Mildura, Australia | Member Since 2008
What a fantastic listen, at no time did I think that 40 hours was too long: I found this novel interesting from start to finish and a great way to get a birds eye view of modern history. Littell's style has enough detail and originality of expression to engage the 'reader' without slowing it down too much for the listener who likes action. Definitely qualifies for a repeat listen before too long. The narrator was easy to listen to and characterised the voices very well without causing one to cringe.
An aspiring young actress is sacrificed to protect a debauched major actor's reputation, a woman sacrifices her career to bear his child. Another young man sacrifices the love of his life and their illegitimate child to preserve the honour of his beloved's family. Was any of it worth it?
Whilst not earth shattering material, this a beautifully written and quite well crafted yarn set alternatively in America and deeply rural Italy, moving from the 60's to the modern day.
The characters, while not always likable are interesting and drawn with depth and credibility. My personal favourite was the youngest son, Pasquale, the proprietor of the hotel in Porto Vergogna, who dreams of building a cantilevered tennis court on the side of a mountain, to attract rich American tourists to his hotel, hopefully to resurrect the tiny, dying village. There are quite a few cameo characters in this story, all given their own detectable personalites with a few clever brush stroke sentences by the author. I particularly enjoyed the quirkiness of Pasquale and his village compadres.
I always enjoy a long 'read' and quite happily enjoyed every minute of the 12 plus hours of this book, and will definitely read it again. My 21 year old daughter also recently listened to it and enjoyed it very much.
Edouardo Ballerini reads this just beautifully. Quite amazing how he can deliver both a strident agressive male Hollywood studio executive, and the gentle Italian lilt of Pasquale and his mama. The female voices are also well done and not cringe making, which is a huge relief. I can recommend him as a narrator, with no reservation.
Overall, I am very happy I purchased this book, and pleased to recommend it to other readers
...guess it had to happen eventually, only 21 minutes into this book and I realised I had made a terrible mistake and wasted my precious monthly credit. The feeling started to loom when the author, reading her book, made the announcement that it was not appropriate to share what had brought her to the point of writing this book, but apparently we were still expected to wade with her through her nobly avoiding lovers and maundering through her randomly and ramblingly defined concept of (oh no) 'god'...won't even give this a second chance...was hoping to deal with the real issues of marriage and depression, not the self indulgent memoir of a too wealthy, wet behind the ears thirty somthing...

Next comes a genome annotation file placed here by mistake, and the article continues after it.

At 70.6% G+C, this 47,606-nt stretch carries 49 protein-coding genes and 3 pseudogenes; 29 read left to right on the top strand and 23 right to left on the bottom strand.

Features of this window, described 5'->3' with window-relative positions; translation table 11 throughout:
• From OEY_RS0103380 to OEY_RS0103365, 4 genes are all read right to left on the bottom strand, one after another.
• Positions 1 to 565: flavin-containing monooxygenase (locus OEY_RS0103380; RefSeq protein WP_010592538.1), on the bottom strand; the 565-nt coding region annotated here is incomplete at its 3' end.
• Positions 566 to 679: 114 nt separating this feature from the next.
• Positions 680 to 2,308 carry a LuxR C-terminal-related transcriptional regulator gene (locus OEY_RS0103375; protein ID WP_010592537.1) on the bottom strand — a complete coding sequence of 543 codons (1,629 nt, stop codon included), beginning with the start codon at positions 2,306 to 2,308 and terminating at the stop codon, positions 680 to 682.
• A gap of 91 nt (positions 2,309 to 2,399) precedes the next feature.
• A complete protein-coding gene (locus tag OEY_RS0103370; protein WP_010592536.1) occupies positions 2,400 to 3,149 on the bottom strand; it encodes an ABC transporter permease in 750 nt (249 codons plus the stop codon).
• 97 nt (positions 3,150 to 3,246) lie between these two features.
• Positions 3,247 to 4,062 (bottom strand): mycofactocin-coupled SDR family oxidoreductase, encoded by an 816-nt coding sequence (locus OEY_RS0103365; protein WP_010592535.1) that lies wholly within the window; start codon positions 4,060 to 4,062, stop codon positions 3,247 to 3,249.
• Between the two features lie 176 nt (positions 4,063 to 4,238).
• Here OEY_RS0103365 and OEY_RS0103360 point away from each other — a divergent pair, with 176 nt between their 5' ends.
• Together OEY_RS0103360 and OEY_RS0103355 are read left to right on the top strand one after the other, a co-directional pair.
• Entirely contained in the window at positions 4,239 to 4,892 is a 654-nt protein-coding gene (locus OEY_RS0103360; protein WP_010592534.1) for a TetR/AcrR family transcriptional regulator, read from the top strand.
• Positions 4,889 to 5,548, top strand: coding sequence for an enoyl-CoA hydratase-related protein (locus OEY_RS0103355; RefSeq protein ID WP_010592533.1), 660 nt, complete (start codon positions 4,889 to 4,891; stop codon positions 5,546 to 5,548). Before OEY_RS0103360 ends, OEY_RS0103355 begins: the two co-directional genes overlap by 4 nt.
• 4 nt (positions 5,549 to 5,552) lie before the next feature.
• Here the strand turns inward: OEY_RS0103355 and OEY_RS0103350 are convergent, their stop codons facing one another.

Based on the reviews that I read I was looking forward to this book and whilst it was enjoyable enough I felt at the end that the whole thing was just slightly off key, and I won't be listening to it again. I did not feel that any of the characters really achieved their potential under the writer's hand although they came closest in the Lisbet character. The 'baddies' were just too bad, too black and white and I felt too, that the violence, grotesque as it was, was perhaps just a tad calculated to shock the reader.
Perhaps Larsson's style lost something in the translation, but I found that the language was pretty wooden as if he was just churning through and trying to get the story told without much consideration for style. The narrator was just fine and I would be happy to listen to him again, but not in a Larsson novel...
I confess I am biased, because I do like long and detailed books and I am happy to say that I think I have just found a new author to add to my list of favourites, this being my first Stephenson read. I found this book an absolutely ripper read, a good rollicking conspiracy yarn cleverly punctuated with wry humour, unpretentious but not inelegant use of vernacular in amusing asides to the reader. Some lovely quirky characters and even the baddies are amusing, the goodies not too sickly sweet! Now, which Stephenson to read next...? Oh, and an important addition, the narrator was excellent, none of the voices jarred, his timing,pacing and savouring of the language of the book perfect!
I normally love the Dalziel and Pascoe books and have many read by Colin Buchanan and Shane Dooley. I am sorry to say that this the reader of this one, I find virtually impossible to listen to, the sound is so muffled. It's a great story, the usual complex of delights but I will be seeking out another version.
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